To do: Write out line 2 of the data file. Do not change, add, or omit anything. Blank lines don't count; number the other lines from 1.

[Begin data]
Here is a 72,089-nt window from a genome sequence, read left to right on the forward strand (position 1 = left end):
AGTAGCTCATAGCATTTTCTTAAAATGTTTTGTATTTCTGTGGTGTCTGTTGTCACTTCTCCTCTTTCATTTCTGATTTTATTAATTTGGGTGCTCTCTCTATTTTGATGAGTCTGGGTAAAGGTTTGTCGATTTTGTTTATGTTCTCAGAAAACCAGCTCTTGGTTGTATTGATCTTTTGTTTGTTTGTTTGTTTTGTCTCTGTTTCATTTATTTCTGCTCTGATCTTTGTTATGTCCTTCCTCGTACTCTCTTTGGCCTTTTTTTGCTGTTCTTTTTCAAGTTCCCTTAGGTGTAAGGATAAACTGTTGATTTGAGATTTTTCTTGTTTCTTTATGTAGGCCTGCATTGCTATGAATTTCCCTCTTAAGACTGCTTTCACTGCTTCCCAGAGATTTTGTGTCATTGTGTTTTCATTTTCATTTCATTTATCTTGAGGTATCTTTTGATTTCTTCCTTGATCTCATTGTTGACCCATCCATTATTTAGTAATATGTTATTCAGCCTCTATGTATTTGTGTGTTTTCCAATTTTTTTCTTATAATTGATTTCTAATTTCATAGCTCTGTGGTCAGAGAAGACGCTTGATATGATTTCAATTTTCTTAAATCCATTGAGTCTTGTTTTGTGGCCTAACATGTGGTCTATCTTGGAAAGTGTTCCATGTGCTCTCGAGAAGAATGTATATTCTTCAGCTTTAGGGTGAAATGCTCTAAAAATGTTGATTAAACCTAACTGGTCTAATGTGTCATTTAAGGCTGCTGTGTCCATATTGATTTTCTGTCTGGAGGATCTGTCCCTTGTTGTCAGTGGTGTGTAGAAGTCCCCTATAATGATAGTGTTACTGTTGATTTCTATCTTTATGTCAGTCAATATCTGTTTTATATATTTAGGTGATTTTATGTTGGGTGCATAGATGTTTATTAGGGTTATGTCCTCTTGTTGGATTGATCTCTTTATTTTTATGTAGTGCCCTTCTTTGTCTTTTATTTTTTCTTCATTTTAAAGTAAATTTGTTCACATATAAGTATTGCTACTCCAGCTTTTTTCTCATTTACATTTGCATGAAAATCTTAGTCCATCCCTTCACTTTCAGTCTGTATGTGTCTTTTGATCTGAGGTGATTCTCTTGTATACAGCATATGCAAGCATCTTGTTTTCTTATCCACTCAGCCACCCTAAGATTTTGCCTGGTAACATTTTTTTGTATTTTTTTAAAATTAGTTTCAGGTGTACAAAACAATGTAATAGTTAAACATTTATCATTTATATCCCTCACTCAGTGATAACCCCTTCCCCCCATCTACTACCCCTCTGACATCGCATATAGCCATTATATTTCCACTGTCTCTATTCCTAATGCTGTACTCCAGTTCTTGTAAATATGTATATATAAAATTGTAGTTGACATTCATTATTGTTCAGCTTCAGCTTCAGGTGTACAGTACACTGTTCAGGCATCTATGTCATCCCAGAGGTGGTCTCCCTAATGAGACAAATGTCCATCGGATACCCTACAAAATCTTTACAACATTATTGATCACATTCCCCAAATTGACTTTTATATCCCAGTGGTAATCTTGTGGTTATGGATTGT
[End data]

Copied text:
AGTAGCTCATAGCATTTTCTTAAAATGTTTTGTATTTCTGTGGTGTCTGTTGTCACTTCTCCTCTTTCATTTCTGATTTTATTAATTTGGGTGCTCTCTCTATTTTGATGAGTCTGGGTAAAGGTTTGTCGATTTTGTTTATGTTCTCAGAAAACCAGCTCTTGGTTGTATTGATCTTTTGTTTGTTTGTTTGTTTTGTCTCTGTTTCATTTATTTCTGCTCTGATCTTTGTTATGTCCTTCCTCGTACTCTCTTTGGCCTTTTTTTGCTGTTCTTTTTCAAGTTCCCTTAGGTGTAAGGATAAACTGTTGATTTGAGATTTTTCTTGTTTCTTTATGTAGGCCTGCATTGCTATGAATTTCCCTCTTAAGACTGCTTTCACTGCTTCCCAGAGATTTTGTGTCATTGTGTTTTCATTTTCATTTCATTTATCTTGAGGTATCTTTTGATTTCTTCCTTGATCTCATTGTTGACCCATCCATTATTTAGTAATATGTTATTCAGCCTCTATGTATTTGTGTGTTTTCCAATTTTTTTCTTATAATTGATTTCTAATTTCATAGCTCTGTGGTCAGAGAAGACGCTTGATATGATTTCAATTTTCTTAAATCCATTGAGTCTTGTTTTGTGGCCTAACATGTGGTCTATCTTGGAAAGTGTTCCATGTGCTCTCGAGAAGAATGTATATTCTTCAGCTTTAGGGTGAAATGCTCTAAAAATGTTGATTAAACCTAACTGGTCTAATGTGTCATTTAAGGCTGCTGTGTCCATATTGATTTTCTGTCTGGAGGATCTGTCCCTTGTTGTCAGTGGTGTGTAGAAGTCCCCTATAATGATAGTGTTACTGTTGATTTCTATCTTTATGTCAGTCAATATCTGTTTTATATATTTAGGTGATTTTATGTTGGGTGCATAGATGTTTATTAGGGTTATGTCCTCTTGTTGGATTGATCTCTTTATTTTTATGTAGTGCCCTTCTTTGTCTTTTATTTTTTCTTCATTTTAAAGTAAATTTGTTCACATATAAGTATTGCTACTCCAGCTTTTTTCTCATTTACATTTGCATGAAAATCTTAGTCCATCCCTTCACTTTCAGTCTGTATGTGTCTTTTGATCTGAGGTGATTCTCTTGTATACAGCATATGCAAGCATCTTGTTTTCTTATCCACTCAGCCACCCTAAGATTTTGCCTGGTAACATTTTTTTGTATTTTTTTAAAATTAGTTTCAGGTGTACAAAACAATGTAATAGTTAAACATTTATCATTTATATCCCTCACTCAGTGATAACCCCTTCCCCCCATCTACTACCCCTCTGACATCGCATATAGCCATTATATTTCCACTGTCTCTATTCCTAATGCTGTACTCCAGTTCTTGTAAATATGTATATATAAAATTGTAGTTGACATTCATTATTGTTCAGCTTCAGCTTCAGGTGTACAGTACACTGTTCAGGCATCTATGTCATCCCAGAGGTGGTCTCCCTAATGAGACAAATGTCCATCGGATACCCTACAAAATCTTTACAACATTATTGATCACATTCCCCAAATTGACTTTTATATCCCAGTGGTAATCTTGTGGTTATGGATTGT